Saturday, July 9, 2011

Voicemail Hacking - It's Easier Than You Think.

We’ve been hearing a lot about hacks these past few months.  But this is the first time many have heard of a voicemail hack and of course I am referring to the News of the World scandal.  The 168 year old newspaper has been accused of tapping in to celebrities, royals and victims cell phones and even deleting voicemails.  I want to touch on this from the technology side as discussed on CNN this evening.

A lot of people might think voicemail hacking sounds complex but it’s actually fairly simple. 

I spoke with John Hering CEO of Lookout, the most downloaded mobile security app.  He has over 10 years mobile security experience and works to protect people from hackers and thieves everyday.  He noted “There are a handful of applications that can produce sophisticated attacks --- that don’t require overly sophisticated software.”

Given the timeline in which the News of World alleged phone hacked happened they could have executed voicemail hacking in a few ways. 

1.) Voicemail could have been left on a default pin from the network (which would make it easy to guess)

2.) Individuals voicemail access pin was something obvious like their birthday or consecutive numbers (again making it easy to guess)

3.) They didn’t have a pin set up on their voicemail (which many people don’t today) 

If the latter is the case enter Caller ID spoofing.   

Caller ID spoofing has been popular for years.  It basically is a hack that allows you to make a call and your phone number can show up as any number you choose.  Since a lot of people don’t have passwords set up on their voicemail you can trick an account into authentication and granting access to their messages.  With John’s mobile hacking experience he noted that in the case of News of the World a program of this nature was likely used.  Software of this nature yields sophisticated results but is super easy to use. 

But voicemail hacking is just a blip in what you can achieve with a mobile hack.
Type mobile spyware in to Google and immediately see a snapshot of options right at your fingertips.

With the right software you can:
·      Track someone’s location
·      Pull all their data (which in the world of smart phones can be extremely valuable)
·      Listen in on calls
·      Listen in on conversations even when a phone is just sitting there (not even making a call).  The program does this by activating the phone’s microphone.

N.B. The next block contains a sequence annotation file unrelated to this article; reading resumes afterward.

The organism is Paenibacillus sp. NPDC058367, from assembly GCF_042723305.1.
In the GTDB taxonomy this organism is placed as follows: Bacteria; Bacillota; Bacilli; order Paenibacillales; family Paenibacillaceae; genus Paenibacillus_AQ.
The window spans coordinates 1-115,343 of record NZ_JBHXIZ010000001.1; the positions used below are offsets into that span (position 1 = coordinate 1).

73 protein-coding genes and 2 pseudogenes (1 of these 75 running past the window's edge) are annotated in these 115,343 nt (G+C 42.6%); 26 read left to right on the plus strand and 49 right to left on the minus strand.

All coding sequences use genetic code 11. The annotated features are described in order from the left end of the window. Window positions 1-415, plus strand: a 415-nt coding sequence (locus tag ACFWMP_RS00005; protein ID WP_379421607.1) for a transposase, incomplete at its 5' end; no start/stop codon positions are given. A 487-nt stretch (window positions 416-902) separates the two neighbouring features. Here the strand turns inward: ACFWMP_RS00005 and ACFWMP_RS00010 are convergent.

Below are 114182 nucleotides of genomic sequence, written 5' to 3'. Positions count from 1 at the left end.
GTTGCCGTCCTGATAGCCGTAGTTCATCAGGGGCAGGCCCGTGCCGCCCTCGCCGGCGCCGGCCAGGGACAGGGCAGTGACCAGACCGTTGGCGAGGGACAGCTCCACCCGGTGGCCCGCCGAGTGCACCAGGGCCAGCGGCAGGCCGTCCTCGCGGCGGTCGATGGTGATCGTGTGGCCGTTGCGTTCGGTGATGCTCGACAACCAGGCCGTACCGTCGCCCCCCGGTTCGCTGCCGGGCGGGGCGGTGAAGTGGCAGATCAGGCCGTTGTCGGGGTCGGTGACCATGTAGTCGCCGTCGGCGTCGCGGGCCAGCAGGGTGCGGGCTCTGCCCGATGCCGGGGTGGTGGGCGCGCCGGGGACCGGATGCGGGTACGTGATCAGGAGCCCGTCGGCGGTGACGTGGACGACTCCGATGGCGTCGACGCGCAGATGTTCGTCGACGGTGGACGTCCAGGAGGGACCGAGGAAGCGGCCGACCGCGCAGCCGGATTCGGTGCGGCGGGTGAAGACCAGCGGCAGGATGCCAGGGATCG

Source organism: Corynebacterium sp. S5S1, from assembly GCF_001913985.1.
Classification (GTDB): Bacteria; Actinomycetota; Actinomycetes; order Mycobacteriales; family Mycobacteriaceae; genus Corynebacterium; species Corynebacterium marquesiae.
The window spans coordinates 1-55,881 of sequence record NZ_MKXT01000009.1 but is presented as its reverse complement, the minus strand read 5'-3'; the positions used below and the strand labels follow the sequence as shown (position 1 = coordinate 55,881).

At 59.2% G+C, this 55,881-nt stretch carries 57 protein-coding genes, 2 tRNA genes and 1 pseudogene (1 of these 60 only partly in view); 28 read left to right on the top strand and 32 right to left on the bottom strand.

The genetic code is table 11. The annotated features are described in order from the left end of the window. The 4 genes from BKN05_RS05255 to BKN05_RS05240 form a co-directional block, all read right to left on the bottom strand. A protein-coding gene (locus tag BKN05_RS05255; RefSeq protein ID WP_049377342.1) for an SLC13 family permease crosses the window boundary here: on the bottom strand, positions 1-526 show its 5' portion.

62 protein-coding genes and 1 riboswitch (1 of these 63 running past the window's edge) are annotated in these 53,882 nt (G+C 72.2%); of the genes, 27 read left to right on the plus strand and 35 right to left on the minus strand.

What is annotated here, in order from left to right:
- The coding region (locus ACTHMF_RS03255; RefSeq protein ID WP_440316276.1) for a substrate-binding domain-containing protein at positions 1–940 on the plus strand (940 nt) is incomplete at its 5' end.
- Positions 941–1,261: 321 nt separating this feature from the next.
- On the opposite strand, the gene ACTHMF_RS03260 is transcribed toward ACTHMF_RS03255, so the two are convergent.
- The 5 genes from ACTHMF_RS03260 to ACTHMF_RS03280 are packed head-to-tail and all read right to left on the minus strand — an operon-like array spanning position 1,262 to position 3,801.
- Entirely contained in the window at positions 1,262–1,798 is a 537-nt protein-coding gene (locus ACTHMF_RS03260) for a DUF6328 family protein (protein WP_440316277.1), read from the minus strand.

What are tips for Mobile Security in general?
I teamed up with Lookout and also Bill Stackpole a Professor in the Department of Security and Networking at the Rochester Institute of Technology to narrow down some of the most important tips on maintaining cell safety.

·      Set a pin on your voicemail.  Many people don’t have an access pin on their voicemail and can access messages just from their phone.  Even a 4-digit pin is a good leap for security.  And don’t mail it in and use the same pin as your ATM, your birthday or four consecutive numbers in a row.

·      Make sure you are up to date on the latest OS updates (its not just about the latest features but also the latest security patches that are available)

·      Don’t jailbreak your phone it makes you more vulnerable

·      Use HTTPS when making a purchase

·      Understand what you are downloading.  Now more than ever this comes in to play with apps.  How many reviews does it have, how are the ratings, is it from a reputable company?  Apps have tricked people in to thinking they were a bank and also an antivirus. 

·      Look for unusual behavior on device: deleted voicemails, extra charges, phone is hot when not in use, battery getting sucked up fast for no reason, background noises

·      Protect yourself and your private data from malware and spyware with an app like Lookout

The bottom line.
A lot of people associate the word hacking with computers.  But what everyone needs to realize is that our phones are essentially are mini computers.  Not realizing this almost makes you even more vulnerable. 

1 comment:

  1. Boy, I can barely get into my own voicemail, go figure...



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